Dominica

Dominica: Hurricane Maria - Emergency Appeal Operations Update - 6-month operations update (MDRDM003)

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Situation Report
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Originally published
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A. Situation analysis

Description of the disaster

Hurricane Maria hit Dominica on 18 September 2017, bringing torrential rain and winds of up to 250 kilometers per hour (category 5), which affected the country’s 73,800 inhabitants.

The government and UNDP conducted a building damage assessment of 29,431 buildings from late October 2017 until the end of January 2018, which showed that 18.5 per cent of the buildings were destroyed, 25.5 per cent had major damage, 28.5 per cent had minor damage and 27 per cent had minimal damage; moreover, the assessment revealed that many houses still had inadequate roofing.

While most schools have resumed activities, many children have not yet returned to school, and a sizeable portion of the population is highly vulnerable due to the loss of their main source of livelihoods.

The impact of the hurricanes went beyond physical infrastructure: Routine visits to health centres and hospital care were interrupted until those facilities could be repaired. There was damage to structures and critical systems such as water, electricity and communications and to high-cost specialized equipment and medical supplies; additionally, damaged roadways hindered the arrival of supplies to the affected facilities, which also impacted the provision of health care.

The humanitarian actors have mostly transitioned from relief activities to recovery, and coordination mechanisms are reflecting this shift. A growing number of ministries and stakeholders take part in sector coordination mechanisms, which is conducive to more comprehensive and complementary action plans. Finally, the Ministry of Planning has taken over multi-sector coordination from the Dominican government’s Emergency Operations Centre (EOC).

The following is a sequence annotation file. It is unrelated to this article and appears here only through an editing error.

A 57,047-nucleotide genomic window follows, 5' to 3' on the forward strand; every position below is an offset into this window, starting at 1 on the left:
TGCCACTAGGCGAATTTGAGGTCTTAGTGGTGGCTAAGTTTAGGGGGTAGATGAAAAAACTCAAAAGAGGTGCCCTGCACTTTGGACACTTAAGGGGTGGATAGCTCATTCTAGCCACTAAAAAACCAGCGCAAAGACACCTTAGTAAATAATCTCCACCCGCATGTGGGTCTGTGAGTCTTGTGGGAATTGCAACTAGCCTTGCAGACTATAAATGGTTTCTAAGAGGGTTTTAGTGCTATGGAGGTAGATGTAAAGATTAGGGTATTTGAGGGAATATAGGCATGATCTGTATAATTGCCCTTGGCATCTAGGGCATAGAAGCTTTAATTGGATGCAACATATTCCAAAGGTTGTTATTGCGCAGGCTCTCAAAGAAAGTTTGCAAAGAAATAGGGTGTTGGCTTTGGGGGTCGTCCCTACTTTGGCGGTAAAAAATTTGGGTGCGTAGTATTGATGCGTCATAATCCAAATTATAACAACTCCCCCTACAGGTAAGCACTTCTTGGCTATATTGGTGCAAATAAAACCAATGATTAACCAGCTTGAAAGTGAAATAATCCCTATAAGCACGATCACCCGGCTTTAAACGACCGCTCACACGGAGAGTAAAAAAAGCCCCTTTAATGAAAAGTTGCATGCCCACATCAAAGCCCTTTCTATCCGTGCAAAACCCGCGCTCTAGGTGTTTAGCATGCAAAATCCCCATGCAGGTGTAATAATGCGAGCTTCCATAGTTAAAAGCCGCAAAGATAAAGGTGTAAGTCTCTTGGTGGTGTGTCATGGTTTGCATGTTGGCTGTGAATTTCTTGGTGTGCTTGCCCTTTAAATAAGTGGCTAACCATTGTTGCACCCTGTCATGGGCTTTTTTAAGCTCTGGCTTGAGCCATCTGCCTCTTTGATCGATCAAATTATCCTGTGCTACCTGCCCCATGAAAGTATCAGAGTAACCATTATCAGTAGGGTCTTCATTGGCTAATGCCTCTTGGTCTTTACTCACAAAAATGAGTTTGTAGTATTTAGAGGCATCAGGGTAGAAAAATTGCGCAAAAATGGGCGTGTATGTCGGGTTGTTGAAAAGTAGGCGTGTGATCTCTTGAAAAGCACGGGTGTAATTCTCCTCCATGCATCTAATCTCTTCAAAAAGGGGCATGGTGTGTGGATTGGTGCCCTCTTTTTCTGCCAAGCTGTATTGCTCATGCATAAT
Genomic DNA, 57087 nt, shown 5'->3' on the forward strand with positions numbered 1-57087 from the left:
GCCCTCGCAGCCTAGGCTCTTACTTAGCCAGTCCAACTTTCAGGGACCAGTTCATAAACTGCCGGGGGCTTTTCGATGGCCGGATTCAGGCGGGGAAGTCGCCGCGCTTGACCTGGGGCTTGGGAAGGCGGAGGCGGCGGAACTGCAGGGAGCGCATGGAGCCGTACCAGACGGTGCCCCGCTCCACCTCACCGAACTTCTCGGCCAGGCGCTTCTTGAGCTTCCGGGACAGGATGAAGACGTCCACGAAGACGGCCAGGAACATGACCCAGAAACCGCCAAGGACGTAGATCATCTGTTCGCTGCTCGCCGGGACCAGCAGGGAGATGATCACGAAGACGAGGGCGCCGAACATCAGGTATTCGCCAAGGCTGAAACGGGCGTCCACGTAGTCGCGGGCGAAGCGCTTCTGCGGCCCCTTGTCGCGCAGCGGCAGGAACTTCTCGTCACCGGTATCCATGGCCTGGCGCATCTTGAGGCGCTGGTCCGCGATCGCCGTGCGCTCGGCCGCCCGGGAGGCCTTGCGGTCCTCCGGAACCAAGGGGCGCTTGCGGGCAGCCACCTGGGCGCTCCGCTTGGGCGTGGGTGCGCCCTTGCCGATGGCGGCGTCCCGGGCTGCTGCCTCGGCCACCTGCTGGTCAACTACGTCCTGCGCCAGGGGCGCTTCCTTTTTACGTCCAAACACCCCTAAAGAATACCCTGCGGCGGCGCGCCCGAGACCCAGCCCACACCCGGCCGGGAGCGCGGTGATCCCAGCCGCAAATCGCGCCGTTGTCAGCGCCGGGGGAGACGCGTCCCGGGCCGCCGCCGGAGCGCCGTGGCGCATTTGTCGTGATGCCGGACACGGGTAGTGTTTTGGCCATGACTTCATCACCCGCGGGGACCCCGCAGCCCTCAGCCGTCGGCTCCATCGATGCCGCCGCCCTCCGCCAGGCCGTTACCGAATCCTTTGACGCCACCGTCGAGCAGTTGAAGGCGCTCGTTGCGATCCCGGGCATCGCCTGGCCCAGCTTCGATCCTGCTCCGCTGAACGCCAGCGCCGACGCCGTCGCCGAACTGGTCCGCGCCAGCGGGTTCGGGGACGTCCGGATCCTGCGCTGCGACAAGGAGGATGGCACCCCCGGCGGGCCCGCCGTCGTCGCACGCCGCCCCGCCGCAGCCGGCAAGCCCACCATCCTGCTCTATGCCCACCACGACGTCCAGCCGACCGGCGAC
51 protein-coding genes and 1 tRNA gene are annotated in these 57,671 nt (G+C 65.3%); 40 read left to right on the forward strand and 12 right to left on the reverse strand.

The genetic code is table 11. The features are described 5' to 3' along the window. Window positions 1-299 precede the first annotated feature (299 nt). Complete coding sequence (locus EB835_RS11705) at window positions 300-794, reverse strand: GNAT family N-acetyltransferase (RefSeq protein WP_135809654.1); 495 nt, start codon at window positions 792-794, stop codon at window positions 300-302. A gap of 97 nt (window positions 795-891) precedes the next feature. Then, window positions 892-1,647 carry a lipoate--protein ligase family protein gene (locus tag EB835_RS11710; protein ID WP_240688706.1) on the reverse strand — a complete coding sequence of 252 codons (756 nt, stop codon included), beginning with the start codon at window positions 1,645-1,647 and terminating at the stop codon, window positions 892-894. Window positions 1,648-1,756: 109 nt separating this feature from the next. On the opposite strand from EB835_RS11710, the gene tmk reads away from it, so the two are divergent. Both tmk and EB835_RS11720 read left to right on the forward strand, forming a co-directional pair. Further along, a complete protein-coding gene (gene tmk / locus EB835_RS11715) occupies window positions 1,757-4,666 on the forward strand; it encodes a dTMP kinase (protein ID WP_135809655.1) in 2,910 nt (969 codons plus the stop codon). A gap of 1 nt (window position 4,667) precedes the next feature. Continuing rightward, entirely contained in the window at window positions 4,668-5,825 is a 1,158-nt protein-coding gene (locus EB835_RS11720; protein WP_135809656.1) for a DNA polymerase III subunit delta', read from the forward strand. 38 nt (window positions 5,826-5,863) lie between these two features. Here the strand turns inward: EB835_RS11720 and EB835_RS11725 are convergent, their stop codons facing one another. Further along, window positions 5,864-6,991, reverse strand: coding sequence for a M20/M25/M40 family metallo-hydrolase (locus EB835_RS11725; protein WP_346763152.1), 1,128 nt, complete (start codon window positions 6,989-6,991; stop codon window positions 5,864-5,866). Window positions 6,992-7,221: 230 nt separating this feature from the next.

Summary of the current response

Overview of Host National Society.

The Dominican Red Cross Society (DRCS), with the support of the IFRC, continues to successfully provide essential humanitarian support to the affected population. The support includes the distribution of non-food items (NFIs), including shelter material, the provision of safe water and hygiene items and cash transfer programme (CTP) activities through the distribution of debit cards to selected beneficiaries. Throughout the response process, the National Society’s capacity to respond to disasters has been significantly strengthened. Approximately 75 volunteers are supporting the relief/shelter distributions, water and sanitation provision and cash transfer programme activities, and the DRCS is recruiting new volunteers to ensure the continuation of response and recovery activities.

The revised EPoA includes a strong emphasis on capacity building, since there is a strong need for rebuilding its core structure and increasing its ability to respond to future disasters and to provide follow up on the National Society’s recent restructuring.